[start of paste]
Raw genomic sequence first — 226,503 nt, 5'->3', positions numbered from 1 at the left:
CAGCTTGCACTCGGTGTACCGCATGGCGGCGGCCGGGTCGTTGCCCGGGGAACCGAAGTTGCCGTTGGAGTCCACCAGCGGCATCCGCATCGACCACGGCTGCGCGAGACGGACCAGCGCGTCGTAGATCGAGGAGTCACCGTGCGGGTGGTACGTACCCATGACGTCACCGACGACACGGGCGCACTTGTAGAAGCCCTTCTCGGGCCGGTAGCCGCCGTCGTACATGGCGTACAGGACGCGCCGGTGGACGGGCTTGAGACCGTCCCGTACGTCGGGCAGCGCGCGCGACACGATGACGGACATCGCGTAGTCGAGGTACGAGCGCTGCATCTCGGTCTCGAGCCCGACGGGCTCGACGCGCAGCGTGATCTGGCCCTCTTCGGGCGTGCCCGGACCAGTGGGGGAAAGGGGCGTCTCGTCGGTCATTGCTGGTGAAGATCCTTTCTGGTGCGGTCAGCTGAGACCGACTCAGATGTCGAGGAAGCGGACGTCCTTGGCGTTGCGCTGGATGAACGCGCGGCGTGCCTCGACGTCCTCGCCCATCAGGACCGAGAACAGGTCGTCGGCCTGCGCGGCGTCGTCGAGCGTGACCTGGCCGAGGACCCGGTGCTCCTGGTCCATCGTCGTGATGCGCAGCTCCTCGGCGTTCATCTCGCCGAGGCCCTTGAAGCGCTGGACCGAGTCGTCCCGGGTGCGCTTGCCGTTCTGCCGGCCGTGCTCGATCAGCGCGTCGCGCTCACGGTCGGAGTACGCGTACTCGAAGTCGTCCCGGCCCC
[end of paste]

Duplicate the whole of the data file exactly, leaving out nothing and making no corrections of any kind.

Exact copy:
Raw genomic sequence first — 226,503 nt, 5'->3', positions numbered from 1 at the left:
CAGCTTGCACTCGGTGTACCGCATGGCGGCGGCCGGGTCGTTGCCCGGGGAACCGAAGTTGCCGTTGGAGTCCACCAGCGGCATCCGCATCGACCACGGCTGCGCGAGACGGACCAGCGCGTCGTAGATCGAGGAGTCACCGTGCGGGTGGTACGTACCCATGACGTCACCGACGACACGGGCGCACTTGTAGAAGCCCTTCTCGGGCCGGTAGCCGCCGTCGTACATGGCGTACAGGACGCGCCGGTGGACGGGCTTGAGACCGTCCCGTACGTCGGGCAGCGCGCGCGACACGATGACGGACATCGCGTAGTCGAGGTACGAGCGCTGCATCTCGGTCTCGAGCCCGACGGGCTCGACGCGCAGCGTGATCTGGCCCTCTTCGGGCGTGCCCGGACCAGTGGGGGAAAGGGGCGTCTCGTCGGTCATTGCTGGTGAAGATCCTTTCTGGTGCGGTCAGCTGAGACCGACTCAGATGTCGAGGAAGCGGACGTCCTTGGCGTTGCGCTGGATGAACGCGCGGCGTGCCTCGACGTCCTCGCCCATCAGGACCGAGAACAGGTCGTCGGCCTGCGCGGCGTCGTCGAGCGTGACCTGGCCGAGGACCCGGTGCTCCTGGTCCATCGTCGTGATGCGCAGCTCCTCGGCGTTCATCTCGCCGAGGCCCTTGAAGCGCTGGACCGAGTCGTCCCGGGTGCGCTTGCCGTTCTGCCGGCCGTGCTCGATCAGCGCGTCGCGCTCACGGTCGGAGTACGCGTACTCGAAGTCGTCCCGGCCCC